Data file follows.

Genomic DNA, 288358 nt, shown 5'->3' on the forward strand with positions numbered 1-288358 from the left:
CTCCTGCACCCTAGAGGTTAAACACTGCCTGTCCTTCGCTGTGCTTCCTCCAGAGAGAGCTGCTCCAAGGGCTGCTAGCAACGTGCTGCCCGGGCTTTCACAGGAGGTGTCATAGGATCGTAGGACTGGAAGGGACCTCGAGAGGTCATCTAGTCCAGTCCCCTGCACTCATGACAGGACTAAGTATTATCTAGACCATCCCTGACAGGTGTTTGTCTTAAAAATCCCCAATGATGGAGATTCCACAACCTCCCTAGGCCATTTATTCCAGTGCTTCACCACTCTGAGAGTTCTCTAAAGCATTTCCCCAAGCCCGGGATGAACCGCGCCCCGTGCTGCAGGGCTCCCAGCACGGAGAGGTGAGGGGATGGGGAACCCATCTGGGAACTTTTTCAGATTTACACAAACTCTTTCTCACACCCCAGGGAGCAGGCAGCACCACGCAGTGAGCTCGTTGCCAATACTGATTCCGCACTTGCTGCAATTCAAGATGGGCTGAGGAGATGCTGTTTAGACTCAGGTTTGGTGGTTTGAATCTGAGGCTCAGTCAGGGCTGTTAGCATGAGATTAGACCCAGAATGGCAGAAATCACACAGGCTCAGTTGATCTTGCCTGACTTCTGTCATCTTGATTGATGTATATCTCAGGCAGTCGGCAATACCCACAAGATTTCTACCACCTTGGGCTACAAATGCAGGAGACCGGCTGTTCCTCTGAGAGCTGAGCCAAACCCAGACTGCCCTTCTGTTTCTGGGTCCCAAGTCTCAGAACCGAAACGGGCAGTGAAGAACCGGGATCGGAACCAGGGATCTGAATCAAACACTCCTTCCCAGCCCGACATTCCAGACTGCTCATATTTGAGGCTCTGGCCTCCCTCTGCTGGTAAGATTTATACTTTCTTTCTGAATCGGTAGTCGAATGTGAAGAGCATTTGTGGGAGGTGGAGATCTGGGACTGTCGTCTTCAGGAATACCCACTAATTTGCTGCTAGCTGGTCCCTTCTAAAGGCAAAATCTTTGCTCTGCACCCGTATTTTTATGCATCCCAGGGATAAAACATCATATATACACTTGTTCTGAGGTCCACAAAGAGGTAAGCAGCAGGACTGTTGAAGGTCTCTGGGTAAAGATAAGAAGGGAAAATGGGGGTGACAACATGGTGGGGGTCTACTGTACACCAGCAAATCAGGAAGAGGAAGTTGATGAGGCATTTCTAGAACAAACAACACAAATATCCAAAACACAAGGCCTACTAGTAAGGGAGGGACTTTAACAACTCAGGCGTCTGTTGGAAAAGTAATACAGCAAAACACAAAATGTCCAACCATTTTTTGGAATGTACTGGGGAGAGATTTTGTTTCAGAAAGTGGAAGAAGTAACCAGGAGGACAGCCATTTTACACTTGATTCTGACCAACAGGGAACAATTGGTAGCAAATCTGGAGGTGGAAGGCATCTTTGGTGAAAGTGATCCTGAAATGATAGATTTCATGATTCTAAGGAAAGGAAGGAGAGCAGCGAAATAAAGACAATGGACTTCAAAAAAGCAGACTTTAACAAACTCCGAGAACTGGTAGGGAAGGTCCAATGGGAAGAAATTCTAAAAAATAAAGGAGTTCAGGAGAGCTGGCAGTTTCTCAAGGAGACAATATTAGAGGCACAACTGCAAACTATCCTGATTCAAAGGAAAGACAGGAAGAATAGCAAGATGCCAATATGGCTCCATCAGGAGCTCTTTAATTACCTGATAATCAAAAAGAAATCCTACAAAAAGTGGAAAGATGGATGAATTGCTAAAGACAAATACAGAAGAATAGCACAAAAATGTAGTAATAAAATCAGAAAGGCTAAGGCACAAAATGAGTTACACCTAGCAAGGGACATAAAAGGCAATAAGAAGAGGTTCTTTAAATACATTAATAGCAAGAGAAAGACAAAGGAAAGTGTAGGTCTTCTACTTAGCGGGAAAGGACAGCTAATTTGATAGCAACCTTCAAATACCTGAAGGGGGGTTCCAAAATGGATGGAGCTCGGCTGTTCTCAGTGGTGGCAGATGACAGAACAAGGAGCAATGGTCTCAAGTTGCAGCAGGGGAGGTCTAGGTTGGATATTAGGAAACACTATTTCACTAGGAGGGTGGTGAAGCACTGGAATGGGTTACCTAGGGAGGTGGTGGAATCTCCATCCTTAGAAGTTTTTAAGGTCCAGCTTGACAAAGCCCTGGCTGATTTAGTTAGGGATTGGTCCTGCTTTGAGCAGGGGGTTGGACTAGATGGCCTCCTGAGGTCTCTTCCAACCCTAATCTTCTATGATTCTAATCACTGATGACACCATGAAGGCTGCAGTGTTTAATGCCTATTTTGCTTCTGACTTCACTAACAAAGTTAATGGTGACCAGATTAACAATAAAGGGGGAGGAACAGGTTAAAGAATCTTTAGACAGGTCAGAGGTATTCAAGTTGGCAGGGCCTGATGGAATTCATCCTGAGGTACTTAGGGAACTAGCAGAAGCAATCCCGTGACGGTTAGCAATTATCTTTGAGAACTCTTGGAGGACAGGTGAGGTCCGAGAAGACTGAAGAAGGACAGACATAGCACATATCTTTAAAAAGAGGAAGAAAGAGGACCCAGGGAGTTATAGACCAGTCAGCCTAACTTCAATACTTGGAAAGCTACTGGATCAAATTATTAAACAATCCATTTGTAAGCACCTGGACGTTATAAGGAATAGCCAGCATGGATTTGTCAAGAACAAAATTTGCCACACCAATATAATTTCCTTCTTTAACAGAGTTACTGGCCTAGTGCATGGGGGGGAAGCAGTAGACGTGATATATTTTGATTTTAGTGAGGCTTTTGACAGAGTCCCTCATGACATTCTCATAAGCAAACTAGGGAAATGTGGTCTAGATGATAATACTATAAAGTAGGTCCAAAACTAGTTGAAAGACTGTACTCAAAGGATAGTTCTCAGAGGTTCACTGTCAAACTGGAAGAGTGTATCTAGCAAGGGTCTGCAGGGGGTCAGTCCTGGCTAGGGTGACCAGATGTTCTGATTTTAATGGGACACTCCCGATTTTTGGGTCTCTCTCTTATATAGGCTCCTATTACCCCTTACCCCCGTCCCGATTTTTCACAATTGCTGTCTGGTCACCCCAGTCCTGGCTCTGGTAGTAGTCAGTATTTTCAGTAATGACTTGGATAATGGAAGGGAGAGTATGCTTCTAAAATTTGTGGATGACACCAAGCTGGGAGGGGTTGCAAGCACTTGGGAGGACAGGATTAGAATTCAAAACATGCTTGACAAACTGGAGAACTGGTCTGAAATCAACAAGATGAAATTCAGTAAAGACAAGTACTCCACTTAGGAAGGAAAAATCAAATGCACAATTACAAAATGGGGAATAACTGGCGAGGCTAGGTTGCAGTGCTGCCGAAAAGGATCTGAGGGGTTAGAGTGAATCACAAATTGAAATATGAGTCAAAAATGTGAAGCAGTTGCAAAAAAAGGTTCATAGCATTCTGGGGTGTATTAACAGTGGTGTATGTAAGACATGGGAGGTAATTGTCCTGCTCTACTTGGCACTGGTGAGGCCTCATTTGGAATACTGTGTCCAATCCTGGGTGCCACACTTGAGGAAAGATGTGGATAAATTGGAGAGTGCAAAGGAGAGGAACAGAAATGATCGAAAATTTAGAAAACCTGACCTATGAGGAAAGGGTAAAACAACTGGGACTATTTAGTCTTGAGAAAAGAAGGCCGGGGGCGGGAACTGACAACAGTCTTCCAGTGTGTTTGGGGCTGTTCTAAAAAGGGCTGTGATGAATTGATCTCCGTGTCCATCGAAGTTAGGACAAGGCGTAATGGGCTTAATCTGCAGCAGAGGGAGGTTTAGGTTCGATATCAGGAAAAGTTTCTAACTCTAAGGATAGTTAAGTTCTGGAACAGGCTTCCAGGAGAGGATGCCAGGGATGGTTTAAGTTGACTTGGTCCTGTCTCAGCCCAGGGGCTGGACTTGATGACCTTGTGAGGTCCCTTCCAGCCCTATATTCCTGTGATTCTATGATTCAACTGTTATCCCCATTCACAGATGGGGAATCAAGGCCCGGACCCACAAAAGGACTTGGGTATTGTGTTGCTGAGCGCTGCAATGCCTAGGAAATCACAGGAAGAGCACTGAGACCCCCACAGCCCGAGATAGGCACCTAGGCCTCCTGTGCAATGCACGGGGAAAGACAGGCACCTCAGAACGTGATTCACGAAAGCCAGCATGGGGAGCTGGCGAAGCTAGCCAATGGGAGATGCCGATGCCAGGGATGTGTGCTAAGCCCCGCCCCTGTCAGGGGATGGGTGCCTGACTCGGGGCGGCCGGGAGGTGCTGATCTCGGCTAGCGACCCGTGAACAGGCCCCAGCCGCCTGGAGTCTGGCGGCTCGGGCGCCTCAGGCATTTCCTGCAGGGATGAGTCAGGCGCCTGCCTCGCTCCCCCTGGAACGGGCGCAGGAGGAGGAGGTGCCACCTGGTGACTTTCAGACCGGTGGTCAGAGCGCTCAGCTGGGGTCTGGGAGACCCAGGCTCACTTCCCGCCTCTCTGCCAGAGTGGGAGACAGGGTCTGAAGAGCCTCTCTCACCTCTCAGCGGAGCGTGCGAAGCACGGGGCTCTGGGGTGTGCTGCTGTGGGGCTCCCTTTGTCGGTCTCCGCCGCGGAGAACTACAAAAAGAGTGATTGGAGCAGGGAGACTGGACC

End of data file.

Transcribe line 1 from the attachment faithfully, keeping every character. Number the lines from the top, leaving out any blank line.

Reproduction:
Genomic DNA, 288358 nt, shown 5'->3' on the forward strand with positions numbered 1-288358 from the left: